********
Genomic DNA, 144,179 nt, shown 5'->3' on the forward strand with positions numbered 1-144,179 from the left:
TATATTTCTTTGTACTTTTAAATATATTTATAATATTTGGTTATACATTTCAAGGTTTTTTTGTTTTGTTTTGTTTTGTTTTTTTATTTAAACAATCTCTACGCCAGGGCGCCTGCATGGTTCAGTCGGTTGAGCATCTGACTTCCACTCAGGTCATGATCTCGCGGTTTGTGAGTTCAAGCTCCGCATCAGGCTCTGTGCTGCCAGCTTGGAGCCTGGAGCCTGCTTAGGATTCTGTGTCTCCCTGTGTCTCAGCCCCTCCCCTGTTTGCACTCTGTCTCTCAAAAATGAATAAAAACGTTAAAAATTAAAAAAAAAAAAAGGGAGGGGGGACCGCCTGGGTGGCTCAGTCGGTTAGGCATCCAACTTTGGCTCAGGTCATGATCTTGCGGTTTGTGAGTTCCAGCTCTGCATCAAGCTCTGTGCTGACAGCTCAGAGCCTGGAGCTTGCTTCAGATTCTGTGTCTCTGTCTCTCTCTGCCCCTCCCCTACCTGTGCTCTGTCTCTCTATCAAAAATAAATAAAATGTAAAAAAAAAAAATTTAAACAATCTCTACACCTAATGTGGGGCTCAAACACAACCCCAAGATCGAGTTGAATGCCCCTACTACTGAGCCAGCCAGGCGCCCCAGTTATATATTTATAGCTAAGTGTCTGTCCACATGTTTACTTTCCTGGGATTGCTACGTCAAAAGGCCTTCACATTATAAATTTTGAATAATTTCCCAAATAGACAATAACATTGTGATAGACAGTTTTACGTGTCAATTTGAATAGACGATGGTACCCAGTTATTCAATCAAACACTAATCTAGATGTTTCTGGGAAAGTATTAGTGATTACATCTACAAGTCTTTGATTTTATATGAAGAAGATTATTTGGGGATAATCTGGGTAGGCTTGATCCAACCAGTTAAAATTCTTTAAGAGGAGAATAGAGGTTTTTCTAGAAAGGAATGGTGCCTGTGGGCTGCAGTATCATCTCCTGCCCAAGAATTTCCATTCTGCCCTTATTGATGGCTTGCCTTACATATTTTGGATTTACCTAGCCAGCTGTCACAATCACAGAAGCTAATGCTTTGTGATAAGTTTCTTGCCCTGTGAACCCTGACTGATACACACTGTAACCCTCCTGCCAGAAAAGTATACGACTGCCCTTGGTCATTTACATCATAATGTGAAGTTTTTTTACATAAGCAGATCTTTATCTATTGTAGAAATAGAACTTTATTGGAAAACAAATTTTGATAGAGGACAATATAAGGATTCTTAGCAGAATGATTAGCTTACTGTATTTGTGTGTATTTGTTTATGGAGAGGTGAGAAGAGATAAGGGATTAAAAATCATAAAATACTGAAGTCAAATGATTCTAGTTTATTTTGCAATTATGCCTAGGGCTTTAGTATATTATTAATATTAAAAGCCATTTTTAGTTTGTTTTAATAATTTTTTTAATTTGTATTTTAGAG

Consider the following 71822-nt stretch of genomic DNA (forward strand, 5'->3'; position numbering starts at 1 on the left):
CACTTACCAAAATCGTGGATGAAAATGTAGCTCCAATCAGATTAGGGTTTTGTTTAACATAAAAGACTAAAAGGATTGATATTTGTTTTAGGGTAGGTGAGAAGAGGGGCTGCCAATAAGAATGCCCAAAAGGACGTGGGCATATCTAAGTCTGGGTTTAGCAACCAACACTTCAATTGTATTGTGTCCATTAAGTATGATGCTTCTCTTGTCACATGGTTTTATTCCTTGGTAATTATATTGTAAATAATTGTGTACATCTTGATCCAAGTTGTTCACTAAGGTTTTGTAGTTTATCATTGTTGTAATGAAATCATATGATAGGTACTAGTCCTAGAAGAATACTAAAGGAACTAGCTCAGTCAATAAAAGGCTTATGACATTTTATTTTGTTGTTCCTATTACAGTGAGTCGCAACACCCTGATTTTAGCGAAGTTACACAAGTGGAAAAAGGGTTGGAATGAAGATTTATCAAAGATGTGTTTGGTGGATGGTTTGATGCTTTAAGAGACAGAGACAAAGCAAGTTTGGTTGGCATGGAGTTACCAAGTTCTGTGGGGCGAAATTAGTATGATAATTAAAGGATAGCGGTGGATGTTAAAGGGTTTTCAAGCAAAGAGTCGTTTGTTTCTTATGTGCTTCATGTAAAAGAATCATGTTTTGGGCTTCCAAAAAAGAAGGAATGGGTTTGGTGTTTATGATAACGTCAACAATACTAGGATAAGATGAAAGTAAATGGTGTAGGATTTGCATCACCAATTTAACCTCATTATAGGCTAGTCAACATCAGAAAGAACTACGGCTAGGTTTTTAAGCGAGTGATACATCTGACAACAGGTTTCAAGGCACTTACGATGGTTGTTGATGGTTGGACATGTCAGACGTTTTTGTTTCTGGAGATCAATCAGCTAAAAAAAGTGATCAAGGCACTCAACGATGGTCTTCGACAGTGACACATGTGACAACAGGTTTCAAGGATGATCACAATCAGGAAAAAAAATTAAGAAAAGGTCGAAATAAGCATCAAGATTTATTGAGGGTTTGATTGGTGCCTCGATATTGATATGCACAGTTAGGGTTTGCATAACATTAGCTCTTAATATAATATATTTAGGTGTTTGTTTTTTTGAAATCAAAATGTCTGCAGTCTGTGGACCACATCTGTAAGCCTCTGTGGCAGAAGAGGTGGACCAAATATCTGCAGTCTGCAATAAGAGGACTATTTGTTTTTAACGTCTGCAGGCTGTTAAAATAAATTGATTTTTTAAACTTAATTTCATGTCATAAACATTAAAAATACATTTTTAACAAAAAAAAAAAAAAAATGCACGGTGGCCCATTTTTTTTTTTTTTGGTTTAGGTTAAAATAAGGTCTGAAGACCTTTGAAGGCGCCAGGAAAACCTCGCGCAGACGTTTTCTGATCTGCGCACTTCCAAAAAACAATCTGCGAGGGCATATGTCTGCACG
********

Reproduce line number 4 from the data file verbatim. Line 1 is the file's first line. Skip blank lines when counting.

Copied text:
CACTTACCAAAATCGTGGATGAAAATGTAGCTCCAATCAGATTAGGGTTTTGTTTAACATAAAAGACTAAAAGGATTGATATTTGTTTTAGGGTAGGTGAGAAGAGGGGCTGCCAATAAGAATGCCCAAAAGGACGTGGGCATATCTAAGTCTGGGTTTAGCAACCAACACTTCAATTGTATTGTGTCCATTAAGTATGATGCTTCTCTTGTCACATGGTTTTATTCCTTGGTAATTATATTGTAAATAATTGTGTACATCTTGATCCAAGTTGTTCACTAAGGTTTTGTAGTTTATCATTGTTGTAATGAAATCATATGATAGGTACTAGTCCTAGAAGAATACTAAAGGAACTAGCTCAGTCAATAAAAGGCTTATGACATTTTATTTTGTTGTTCCTATTACAGTGAGTCGCAACACCCTGATTTTAGCGAAGTTACACAAGTGGAAAAAGGGTTGGAATGAAGATTTATCAAAGATGTGTTTGGTGGATGGTTTGATGCTTTAAGAGACAGAGACAAAGCAAGTTTGGTTGGCATGGAGTTACCAAGTTCTGTGGGGCGAAATTAGTATGATAATTAAAGGATAGCGGTGGATGTTAAAGGGTTTTCAAGCAAAGAGTCGTTTGTTTCTTATGTGCTTCATGTAAAAGAATCATGTTTTGGGCTTCCAAAAAAGAAGGAATGGGTTTGGTGTTTATGATAACGTCAACAATACTAGGATAAGATGAAAGTAAATGGTGTAGGATTTGCATCACCAATTTAACCTCATTATAGGCTAGTCAACATCAGAAAGAACTACGGCTAGGTTTTTAAGCGAGTGATACATCTGACAACAGGTTTCAAGGCACTTACGATGGTTGTTGATGGTTGGACATGTCAGACGTTTTTGTTTCTGGAGATCAATCAGCTAAAAAAAGTGATCAAGGCACTCAACGATGGTCTTCGACAGTGACACATGTGACAACAGGTTTCAAGGATGATCACAATCAGGAAAAAAAATTAAGAAAAGGTCGAAATAAGCATCAAGATTTATTGAGGGTTTGATTGGTGCCTCGATATTGATATGCACAGTTAGGGTTTGCATAACATTAGCTCTTAATATAATATATTTAGGTGTTTGTTTTTTTGAAATCAAAATGTCTGCAGTCTGTGGACCACATCTGTAAGCCTCTGTGGCAGAAGAGGTGGACCAAATATCTGCAGTCTGCAATAAGAGGACTATTTGTTTTTAACGTCTGCAGGCTGTTAAAATAAATTGATTTTTTAAACTTAATTTCATGTCATAAACATTAAAAATACATTTTTAACAAAAAAAAAAAAAAAATGCACGGTGGCCCATTTTTTTTTTTTTTGGTTTAGGTTAAAATAAGGTCTGAAGACCTTTGAAGGCGCCAGGAAAACCTCGCGCAGACGTTTTCTGATCTGCGCACTTCCAAAAAACAATCTGCGAGGGCATATGTCTGCACG